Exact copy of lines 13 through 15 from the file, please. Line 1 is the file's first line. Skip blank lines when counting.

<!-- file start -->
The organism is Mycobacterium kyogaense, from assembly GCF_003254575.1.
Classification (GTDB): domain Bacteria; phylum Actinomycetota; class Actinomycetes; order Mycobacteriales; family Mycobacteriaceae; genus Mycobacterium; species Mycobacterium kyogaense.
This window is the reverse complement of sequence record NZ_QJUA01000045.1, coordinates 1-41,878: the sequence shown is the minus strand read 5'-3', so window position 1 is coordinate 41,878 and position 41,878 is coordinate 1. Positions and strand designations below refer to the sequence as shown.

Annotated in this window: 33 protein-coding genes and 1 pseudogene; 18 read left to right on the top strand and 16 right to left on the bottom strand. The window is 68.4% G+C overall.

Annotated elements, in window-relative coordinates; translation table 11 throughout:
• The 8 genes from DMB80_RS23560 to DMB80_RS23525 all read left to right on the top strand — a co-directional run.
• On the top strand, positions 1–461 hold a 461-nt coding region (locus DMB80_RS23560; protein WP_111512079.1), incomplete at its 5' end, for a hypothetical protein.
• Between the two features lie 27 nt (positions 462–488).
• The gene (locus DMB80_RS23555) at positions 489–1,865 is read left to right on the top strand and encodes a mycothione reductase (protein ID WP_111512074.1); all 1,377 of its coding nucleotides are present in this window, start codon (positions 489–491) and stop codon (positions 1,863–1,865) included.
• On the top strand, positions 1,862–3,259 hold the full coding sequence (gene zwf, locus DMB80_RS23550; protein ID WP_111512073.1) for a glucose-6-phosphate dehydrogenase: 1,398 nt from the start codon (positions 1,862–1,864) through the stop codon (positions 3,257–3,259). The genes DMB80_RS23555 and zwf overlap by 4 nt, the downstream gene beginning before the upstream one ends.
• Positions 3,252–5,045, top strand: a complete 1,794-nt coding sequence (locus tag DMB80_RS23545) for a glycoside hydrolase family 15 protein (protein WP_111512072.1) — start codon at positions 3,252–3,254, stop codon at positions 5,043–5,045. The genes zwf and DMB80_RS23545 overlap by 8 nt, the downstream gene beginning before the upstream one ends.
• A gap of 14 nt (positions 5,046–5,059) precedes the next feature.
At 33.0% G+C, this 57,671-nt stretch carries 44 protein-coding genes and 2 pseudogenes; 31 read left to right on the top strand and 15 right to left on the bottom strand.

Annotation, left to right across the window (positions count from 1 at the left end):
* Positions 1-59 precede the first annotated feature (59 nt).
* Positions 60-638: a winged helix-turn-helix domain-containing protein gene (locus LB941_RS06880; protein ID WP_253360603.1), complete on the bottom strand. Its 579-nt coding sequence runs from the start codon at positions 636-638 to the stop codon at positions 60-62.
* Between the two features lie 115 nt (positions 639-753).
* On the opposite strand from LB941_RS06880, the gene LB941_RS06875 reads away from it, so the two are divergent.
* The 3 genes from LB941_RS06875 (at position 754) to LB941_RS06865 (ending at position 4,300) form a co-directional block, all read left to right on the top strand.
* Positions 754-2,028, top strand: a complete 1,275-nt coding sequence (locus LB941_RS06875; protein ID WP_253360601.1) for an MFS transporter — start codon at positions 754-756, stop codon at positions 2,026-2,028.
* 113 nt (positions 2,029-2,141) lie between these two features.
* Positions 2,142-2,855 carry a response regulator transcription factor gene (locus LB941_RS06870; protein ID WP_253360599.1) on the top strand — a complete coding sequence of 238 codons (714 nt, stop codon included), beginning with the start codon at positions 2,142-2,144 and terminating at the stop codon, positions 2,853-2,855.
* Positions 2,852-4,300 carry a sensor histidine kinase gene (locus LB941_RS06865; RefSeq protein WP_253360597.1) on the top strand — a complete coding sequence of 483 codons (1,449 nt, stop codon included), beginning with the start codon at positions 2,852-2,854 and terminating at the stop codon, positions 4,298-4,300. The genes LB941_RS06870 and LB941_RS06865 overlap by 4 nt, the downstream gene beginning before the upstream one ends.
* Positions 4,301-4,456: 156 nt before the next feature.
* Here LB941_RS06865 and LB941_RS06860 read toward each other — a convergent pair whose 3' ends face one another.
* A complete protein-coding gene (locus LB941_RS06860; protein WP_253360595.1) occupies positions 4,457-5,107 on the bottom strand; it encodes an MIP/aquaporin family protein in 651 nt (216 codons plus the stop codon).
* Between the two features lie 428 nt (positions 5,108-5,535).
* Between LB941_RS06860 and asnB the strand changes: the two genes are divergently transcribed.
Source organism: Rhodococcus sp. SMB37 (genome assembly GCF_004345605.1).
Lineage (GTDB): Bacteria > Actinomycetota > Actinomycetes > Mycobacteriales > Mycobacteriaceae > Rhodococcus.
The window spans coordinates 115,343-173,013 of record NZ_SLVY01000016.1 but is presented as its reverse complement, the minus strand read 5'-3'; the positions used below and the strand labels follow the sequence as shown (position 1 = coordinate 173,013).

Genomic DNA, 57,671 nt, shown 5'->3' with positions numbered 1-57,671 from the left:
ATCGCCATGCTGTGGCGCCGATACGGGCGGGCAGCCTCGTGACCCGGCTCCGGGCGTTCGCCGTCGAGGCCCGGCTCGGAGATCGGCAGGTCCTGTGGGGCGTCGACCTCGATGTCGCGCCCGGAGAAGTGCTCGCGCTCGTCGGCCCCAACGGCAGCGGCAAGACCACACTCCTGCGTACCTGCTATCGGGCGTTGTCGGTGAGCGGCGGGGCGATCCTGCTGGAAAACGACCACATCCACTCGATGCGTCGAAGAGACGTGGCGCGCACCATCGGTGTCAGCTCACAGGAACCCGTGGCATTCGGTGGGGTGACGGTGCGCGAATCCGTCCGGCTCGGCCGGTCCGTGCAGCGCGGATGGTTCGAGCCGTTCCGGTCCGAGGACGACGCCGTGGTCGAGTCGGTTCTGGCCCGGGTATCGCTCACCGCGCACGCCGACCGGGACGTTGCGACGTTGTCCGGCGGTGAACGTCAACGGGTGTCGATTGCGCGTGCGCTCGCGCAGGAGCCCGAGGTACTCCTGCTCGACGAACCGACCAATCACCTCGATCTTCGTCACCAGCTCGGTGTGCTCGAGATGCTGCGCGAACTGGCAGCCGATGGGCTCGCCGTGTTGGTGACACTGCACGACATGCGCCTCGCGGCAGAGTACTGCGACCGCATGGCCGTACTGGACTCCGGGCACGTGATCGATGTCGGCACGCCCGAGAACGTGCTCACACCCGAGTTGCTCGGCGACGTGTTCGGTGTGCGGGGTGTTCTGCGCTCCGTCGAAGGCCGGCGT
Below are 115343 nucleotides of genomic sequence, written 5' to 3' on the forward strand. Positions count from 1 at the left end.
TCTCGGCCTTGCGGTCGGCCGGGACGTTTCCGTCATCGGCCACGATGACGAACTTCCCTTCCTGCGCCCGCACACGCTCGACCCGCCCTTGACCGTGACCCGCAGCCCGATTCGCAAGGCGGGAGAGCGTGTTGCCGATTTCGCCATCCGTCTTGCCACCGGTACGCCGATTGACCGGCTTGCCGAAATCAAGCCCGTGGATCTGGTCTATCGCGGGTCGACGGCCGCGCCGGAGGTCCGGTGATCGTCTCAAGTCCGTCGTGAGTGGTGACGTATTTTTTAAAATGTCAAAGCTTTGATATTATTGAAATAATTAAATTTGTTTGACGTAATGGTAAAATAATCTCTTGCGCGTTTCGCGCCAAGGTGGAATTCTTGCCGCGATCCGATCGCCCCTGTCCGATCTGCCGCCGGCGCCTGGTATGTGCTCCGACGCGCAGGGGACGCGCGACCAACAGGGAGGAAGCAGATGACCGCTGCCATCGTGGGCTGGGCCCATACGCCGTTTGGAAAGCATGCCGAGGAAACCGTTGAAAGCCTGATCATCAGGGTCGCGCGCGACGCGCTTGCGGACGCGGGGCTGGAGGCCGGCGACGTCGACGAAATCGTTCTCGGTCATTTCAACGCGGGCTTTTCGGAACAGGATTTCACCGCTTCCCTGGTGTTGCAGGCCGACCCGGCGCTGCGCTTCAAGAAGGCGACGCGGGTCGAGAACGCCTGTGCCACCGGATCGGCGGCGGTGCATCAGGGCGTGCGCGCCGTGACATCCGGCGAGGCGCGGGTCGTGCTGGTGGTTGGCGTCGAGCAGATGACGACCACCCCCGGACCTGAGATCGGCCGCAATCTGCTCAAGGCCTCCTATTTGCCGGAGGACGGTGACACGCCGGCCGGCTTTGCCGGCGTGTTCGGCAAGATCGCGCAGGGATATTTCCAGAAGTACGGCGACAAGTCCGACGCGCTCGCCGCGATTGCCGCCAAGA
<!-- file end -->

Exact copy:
At 33.0% G+C, this 57,671-nt stretch carries 44 protein-coding genes and 2 pseudogenes; 31 read left to right on the top strand and 15 right to left on the bottom strand.

Annotation, left to right across the window (positions count from 1 at the left end):
* Positions 1-59 precede the first annotated feature (59 nt).